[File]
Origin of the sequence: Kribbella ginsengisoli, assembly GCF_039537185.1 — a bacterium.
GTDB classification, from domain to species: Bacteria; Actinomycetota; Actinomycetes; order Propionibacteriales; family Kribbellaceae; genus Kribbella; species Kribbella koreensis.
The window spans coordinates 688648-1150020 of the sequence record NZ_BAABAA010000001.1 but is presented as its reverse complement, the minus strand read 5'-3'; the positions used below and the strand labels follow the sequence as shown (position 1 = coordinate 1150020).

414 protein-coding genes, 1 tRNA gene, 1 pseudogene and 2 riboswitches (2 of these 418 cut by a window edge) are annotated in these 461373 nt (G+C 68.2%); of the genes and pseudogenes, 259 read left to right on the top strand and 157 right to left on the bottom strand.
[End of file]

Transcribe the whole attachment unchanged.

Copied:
Origin of the sequence: Kribbella ginsengisoli, assembly GCF_039537185.1 — a bacterium.
GTDB classification, from domain to species: Bacteria; Actinomycetota; Actinomycetes; order Propionibacteriales; family Kribbellaceae; genus Kribbella; species Kribbella koreensis.
The window spans coordinates 688648-1150020 of the sequence record NZ_BAABAA010000001.1 but is presented as its reverse complement, the minus strand read 5'-3'; the positions used below and the strand labels follow the sequence as shown (position 1 = coordinate 1150020).

414 protein-coding genes, 1 tRNA gene, 1 pseudogene and 2 riboswitches (2 of these 418 cut by a window edge) are annotated in these 461373 nt (G+C 68.2%); of the genes and pseudogenes, 259 read left to right on the top strand and 157 right to left on the bottom strand.